CNN, The New York Times, Fox News and my favorite, John Oliver, are just a few of those weighing in. So, does it really matter? Why all the fuss over a flag – after all, it’s just a bunch of stars woven into a piece of fabric, right?
Wrong. It actually does make a difference. Whatever your take on the Confederate flag, one thing is clear: symbols matter.
Symbols, in the political arena or anywhere else are powerful ways to evoke feelings and passions. One small image, like a swastika can arouse such animosity, and a Star of David such pride. Symbols – the inanimate objects and images we surround ourselves with – have the power to shape us. This is probably why the Jewish faith is replete with images and symbols, all of which are intended to educate and inspire.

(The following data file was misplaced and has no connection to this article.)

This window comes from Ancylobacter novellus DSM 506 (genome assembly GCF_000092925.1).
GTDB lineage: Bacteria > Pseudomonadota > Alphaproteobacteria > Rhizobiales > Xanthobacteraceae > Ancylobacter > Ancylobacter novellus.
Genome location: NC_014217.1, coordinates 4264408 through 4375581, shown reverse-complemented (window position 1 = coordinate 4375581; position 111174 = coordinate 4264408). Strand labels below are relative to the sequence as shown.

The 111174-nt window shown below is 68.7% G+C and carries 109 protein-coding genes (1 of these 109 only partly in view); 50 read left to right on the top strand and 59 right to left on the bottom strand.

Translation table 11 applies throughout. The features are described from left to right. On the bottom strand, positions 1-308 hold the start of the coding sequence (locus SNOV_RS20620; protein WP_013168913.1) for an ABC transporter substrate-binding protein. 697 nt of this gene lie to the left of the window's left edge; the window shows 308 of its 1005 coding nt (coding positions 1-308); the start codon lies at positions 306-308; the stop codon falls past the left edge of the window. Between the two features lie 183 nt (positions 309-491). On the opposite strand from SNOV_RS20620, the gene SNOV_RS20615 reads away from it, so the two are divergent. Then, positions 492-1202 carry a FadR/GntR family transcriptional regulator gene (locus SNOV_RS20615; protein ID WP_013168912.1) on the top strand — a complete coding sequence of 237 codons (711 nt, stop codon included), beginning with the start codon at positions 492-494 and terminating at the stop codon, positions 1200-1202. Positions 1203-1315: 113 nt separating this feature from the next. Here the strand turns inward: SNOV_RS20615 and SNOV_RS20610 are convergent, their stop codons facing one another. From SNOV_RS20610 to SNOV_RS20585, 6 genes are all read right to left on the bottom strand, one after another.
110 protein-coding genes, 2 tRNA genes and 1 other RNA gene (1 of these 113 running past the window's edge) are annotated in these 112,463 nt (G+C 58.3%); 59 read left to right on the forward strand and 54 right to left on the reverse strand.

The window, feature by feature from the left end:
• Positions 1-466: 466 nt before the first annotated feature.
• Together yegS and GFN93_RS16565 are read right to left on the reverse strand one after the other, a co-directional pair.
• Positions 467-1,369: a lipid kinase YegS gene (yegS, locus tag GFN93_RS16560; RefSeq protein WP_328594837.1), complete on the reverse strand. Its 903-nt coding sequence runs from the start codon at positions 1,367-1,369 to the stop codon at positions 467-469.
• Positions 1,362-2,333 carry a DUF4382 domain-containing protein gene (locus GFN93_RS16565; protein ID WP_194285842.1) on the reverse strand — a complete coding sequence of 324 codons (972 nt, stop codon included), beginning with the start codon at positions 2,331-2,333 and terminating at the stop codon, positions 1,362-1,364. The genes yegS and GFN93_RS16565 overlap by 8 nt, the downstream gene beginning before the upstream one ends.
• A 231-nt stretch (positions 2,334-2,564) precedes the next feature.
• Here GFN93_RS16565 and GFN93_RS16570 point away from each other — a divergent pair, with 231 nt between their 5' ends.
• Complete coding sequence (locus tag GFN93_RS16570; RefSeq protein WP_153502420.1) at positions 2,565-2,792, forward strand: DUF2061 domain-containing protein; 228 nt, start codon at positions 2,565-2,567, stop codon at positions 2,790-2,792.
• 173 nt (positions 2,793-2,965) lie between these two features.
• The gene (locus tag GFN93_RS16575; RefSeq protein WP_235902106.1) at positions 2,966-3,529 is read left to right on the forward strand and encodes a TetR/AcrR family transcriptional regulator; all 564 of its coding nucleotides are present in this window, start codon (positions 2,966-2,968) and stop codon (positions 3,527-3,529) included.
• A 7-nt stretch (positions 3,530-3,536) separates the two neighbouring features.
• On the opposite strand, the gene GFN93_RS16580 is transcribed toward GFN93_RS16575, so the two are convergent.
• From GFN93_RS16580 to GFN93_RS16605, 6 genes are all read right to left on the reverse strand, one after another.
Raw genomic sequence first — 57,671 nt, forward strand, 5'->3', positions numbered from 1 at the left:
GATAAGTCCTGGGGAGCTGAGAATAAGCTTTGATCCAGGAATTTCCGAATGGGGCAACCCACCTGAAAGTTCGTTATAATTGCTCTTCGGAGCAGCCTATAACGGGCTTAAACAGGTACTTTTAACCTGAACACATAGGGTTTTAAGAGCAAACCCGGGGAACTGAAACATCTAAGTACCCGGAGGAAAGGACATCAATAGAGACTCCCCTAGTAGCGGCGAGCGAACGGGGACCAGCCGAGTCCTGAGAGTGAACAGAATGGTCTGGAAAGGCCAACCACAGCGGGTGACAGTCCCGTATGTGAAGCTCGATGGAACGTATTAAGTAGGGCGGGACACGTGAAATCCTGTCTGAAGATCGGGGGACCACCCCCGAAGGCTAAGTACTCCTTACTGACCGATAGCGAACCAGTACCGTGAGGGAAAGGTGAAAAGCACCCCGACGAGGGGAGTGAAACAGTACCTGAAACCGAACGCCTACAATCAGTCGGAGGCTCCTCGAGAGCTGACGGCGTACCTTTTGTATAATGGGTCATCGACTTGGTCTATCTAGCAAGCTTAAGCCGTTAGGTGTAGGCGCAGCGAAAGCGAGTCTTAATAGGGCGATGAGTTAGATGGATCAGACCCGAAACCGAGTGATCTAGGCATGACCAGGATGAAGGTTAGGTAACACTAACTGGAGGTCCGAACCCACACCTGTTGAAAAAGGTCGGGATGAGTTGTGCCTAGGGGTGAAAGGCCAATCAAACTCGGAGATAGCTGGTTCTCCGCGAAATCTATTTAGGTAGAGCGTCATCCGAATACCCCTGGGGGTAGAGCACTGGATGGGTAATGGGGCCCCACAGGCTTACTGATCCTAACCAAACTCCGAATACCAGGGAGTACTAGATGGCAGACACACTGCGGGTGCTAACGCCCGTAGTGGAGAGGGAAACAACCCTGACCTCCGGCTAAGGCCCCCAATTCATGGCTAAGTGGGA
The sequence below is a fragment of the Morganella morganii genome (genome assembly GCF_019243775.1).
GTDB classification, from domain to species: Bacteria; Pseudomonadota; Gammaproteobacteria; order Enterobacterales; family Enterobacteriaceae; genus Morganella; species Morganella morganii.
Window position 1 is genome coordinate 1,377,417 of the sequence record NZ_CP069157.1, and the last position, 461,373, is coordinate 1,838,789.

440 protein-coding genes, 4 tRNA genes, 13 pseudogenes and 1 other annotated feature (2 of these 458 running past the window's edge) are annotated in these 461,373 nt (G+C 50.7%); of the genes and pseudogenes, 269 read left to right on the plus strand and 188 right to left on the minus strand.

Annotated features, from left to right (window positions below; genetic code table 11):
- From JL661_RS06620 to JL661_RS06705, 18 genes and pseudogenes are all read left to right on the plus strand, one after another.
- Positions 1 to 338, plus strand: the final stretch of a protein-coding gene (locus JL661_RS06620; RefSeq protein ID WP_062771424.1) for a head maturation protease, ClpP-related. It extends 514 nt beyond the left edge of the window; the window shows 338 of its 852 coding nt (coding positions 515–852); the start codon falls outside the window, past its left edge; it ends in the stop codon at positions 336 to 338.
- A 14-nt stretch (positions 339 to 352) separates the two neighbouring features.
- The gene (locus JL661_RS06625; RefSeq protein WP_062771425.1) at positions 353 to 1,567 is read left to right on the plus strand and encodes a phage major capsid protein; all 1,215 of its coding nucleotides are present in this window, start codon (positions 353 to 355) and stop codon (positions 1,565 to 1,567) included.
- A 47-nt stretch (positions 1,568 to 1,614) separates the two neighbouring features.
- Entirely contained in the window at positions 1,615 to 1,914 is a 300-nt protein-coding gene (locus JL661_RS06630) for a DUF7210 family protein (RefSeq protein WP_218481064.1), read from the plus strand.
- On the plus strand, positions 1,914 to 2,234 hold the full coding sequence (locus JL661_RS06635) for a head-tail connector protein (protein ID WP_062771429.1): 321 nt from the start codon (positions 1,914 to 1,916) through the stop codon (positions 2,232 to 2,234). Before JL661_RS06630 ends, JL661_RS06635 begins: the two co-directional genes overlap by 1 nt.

Take for example the Mezuzah; the rolled up parchment encased in a beautiful cover containing the first paragraph of the Shema which Jews affix to their doorposts. It is not just a pretty ornament intended to let people know “Jews live here.” Some suggest that the Torah commands us to post the Mezuzah as a way of reminding us of our belief in God and of our very purpose and mission in this world. You may ask: if you believe in God and in Judaism’s teachings, then you believe – why the need for a reminder? Because a symbol allows, or even on some psychological level compels us, to reflect on our beliefs in a way nothing else can. A home in Jewish tradition is not merely a place to live, in the purely physical sense. It is the place or the context within which we carry out our very purpose in this world. It’s where we build our most intimate relationships, where we raise our families, where we pray and observe the Sabbath. The very sight of the Mezuzah triggers the thoughts and feelings that are vital in using our homes to carry out our Divine mission in life.